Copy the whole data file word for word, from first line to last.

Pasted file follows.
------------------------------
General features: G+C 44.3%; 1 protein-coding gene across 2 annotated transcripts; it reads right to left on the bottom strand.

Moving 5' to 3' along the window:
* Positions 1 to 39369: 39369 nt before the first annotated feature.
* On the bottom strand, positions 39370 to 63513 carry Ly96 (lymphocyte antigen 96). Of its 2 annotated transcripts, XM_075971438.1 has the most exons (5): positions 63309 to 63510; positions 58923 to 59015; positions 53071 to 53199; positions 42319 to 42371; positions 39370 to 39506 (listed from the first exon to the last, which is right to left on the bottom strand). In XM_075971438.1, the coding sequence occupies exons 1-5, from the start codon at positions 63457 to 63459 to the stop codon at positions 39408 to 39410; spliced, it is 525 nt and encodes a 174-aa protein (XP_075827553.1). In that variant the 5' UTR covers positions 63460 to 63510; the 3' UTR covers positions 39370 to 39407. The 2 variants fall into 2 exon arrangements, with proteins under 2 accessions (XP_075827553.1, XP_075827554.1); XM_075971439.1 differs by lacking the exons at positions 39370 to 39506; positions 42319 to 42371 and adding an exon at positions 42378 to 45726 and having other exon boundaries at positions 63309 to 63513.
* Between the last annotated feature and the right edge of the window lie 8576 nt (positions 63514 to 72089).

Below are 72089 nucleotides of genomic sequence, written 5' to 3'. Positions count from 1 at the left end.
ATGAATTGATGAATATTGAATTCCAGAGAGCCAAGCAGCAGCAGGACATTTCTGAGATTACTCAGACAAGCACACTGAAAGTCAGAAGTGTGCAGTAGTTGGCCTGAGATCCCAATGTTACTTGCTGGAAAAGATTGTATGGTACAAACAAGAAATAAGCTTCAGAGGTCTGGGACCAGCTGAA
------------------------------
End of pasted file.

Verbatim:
General features: G+C 44.3%; 1 protein-coding gene across 2 annotated transcripts; it reads right to left on the bottom strand.

Moving 5' to 3' along the window:
* Positions 1 to 39369: 39369 nt before the first annotated feature.
* On the bottom strand, positions 39370 to 63513 carry Ly96 (lymphocyte antigen 96). Of its 2 annotated transcripts, XM_075971438.1 has the most exons (5): positions 63309 to 63510; positions 58923 to 59015; positions 53071 to 53199; positions 42319 to 42371; positions 39370 to 39506 (listed from the first exon to the last, which is right to left on the bottom strand). In XM_075971438.1, the coding sequence occupies exons 1-5, from the start codon at positions 63457 to 63459 to the stop codon at positions 39408 to 39410; spliced, it is 525 nt and encodes a 174-aa protein (XP_075827553.1). In that variant the 5' UTR covers positions 63460 to 63510; the 3' UTR covers positions 39370 to 39407. The 2 variants fall into 2 exon arrangements, with proteins under 2 accessions (XP_075827553.1, XP_075827554.1); XM_075971439.1 differs by lacking the exons at positions 39370 to 39506; positions 42319 to 42371 and adding an exon at positions 42378 to 45726 and having other exon boundaries at positions 63309 to 63513.
* Between the last annotated feature and the right edge of the window lie 8576 nt (positions 63514 to 72089).

Below are 72089 nucleotides of genomic sequence, written 5' to 3'. Positions count from 1 at the left end.
ATGAATTGATGAATATTGAATTCCAGAGAGCCAAGCAGCAGCAGGACATTTCTGAGATTACTCAGACAAGCACACTGAAAGTCAGAAGTGTGCAGTAGTTGGCCTGAGATCCCAATGTTACTTGCTGGAAAAGATTGTATGGTACAAACAAGAAATAAGCTTCAGAGGTCTGGGACCAGCTGAA